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Paper: On being a Gulf veteran: an anthropological perspective

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  • Robert Karl Stonjek
    Philosophical Transactions of the Royal Society B: Biological Sciences ISSN: 0962-8436 (Paper) 1471-2970 (Online) Issue: Volume 361, Number 1468 / April 29,
    Message 1 of 1 , Apr 1, 2006
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      Philosophical Transactions of the Royal Society B: Biological Sciences
      ISSN: 0962-8436 (Paper) 1471-2970 (Online)
      Issue: Volume 361, Number 1468 / April 29, 2006
      Pages: 697 - 706
      DOI: 10.1098/rstb.2006.1828
       
      On being a Gulf veteran: an anthropological perspective

      Susie Kilshaw A1

      A1 University College London, University of London Department of Anthropology Gower Street, London WC1E 6BT, UK

      Abstract:

      There is no doubt that Gulf service has affected the well-being of some of the members of the UK armed forces who served in that conflict, yet the reason for this remain unclear. At present, the debate surrounding Gulf War Syndrome (GWS) has become stagnant and highly polarized. This paper argues that a new perspective is needed to further improve our understanding of the problem and suggests that the methods and theories of anthropology, with its focus on nuances and subtleties, can provide new insights. Data were generated from 14 months of ethnographic fieldwork in the UK including participant observation, semi-structured interviews and document analysis. Anthropology provides a unique way of approaching and understanding somatic symptoms and suggests that GWS symptom reporting can be seen as a form of communication. The work focuses on the sufferers' accounts, the symptoms themselves and the context within which we find them in order to better understand what was being expressed and commented upon. Although necessary to contextualize GWS through situating it among other emergent illnesses and widespread health beliefs, this paper shows there is a need to bring back the particular. This work seeks to make sense of the cultural circumstances, specific and general, which gave rise to the illness.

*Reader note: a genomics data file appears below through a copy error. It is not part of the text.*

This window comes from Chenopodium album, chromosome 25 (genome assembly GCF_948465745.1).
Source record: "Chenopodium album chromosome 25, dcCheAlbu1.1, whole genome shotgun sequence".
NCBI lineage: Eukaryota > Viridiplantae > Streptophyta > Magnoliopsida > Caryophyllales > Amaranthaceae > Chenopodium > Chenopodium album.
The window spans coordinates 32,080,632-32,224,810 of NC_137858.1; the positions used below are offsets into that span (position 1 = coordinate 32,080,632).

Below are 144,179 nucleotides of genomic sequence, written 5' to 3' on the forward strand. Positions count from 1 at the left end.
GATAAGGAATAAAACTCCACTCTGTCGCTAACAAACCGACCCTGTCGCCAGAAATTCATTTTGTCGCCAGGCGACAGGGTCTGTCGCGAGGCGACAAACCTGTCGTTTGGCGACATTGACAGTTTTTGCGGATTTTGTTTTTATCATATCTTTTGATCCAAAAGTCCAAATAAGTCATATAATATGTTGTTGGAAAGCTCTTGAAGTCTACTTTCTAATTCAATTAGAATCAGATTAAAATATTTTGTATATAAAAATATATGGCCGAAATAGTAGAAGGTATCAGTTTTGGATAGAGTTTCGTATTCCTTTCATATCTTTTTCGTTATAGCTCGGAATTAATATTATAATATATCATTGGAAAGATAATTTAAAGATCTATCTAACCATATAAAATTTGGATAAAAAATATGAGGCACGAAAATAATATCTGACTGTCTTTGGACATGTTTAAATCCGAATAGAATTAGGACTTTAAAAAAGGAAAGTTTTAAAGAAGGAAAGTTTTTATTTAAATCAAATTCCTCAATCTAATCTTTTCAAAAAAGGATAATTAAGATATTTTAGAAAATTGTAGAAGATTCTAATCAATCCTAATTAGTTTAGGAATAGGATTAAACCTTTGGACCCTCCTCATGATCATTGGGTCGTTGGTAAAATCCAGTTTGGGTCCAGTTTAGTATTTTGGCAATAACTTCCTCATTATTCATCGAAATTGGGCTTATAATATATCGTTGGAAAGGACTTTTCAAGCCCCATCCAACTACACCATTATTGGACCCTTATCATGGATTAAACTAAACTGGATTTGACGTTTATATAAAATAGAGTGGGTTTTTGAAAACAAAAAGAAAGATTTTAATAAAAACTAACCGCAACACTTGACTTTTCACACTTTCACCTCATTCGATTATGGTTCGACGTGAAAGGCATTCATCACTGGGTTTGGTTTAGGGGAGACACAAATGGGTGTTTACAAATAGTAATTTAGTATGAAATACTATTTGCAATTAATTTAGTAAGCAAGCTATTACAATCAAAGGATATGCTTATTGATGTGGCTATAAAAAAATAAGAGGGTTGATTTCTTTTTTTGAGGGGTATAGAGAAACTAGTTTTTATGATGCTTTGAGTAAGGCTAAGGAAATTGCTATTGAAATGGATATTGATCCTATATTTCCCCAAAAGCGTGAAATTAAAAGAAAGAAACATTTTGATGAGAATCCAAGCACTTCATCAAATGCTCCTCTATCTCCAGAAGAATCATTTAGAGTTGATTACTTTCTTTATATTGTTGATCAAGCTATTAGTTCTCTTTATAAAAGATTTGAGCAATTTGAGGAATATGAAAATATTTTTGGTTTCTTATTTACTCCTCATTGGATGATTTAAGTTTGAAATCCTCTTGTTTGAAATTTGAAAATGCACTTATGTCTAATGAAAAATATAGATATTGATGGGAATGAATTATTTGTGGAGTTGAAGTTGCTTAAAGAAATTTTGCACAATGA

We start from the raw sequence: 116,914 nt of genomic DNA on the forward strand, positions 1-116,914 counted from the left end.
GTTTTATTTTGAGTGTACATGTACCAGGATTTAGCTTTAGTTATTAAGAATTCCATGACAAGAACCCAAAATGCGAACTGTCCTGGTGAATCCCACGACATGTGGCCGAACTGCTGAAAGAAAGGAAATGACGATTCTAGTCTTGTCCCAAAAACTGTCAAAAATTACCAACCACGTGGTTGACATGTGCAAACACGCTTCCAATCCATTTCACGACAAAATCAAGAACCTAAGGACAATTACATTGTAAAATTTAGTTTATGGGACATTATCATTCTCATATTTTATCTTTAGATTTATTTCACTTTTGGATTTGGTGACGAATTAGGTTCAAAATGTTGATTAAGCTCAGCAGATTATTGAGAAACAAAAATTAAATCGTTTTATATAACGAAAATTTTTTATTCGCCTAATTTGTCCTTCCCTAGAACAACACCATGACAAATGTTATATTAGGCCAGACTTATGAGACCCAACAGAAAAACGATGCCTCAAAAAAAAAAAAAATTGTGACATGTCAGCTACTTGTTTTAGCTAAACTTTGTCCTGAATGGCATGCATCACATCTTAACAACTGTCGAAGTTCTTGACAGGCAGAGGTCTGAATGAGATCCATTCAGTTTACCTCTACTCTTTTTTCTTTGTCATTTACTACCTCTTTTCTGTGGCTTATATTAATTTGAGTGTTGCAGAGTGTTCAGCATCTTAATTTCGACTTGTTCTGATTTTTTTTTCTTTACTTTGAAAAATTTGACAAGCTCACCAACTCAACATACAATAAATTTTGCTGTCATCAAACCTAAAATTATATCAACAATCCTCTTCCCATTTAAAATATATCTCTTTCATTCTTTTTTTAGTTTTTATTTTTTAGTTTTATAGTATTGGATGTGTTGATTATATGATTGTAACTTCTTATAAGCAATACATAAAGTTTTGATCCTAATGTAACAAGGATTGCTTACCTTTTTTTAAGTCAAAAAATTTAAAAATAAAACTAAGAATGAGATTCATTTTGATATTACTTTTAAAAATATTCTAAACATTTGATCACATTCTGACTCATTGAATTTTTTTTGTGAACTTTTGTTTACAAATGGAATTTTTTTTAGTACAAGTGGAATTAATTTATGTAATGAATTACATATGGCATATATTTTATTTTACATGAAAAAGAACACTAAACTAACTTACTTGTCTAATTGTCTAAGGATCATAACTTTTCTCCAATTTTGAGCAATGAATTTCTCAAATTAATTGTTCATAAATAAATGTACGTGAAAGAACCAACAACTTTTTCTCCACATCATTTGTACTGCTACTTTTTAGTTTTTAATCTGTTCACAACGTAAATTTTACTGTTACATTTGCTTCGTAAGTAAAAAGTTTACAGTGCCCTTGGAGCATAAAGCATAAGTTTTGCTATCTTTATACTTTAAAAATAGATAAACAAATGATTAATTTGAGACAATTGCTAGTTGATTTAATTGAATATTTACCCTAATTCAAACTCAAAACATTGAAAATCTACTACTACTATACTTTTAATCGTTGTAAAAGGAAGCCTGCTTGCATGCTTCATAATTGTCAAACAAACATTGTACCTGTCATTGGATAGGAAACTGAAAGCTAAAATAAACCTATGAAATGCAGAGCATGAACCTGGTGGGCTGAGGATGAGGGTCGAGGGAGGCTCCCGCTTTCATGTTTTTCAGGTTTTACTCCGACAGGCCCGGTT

Abstract and Full Text Links at The Royal Society
      http://tinyurl.com/g3x3u
       
      Posted by
      Robert Karl Stonjek
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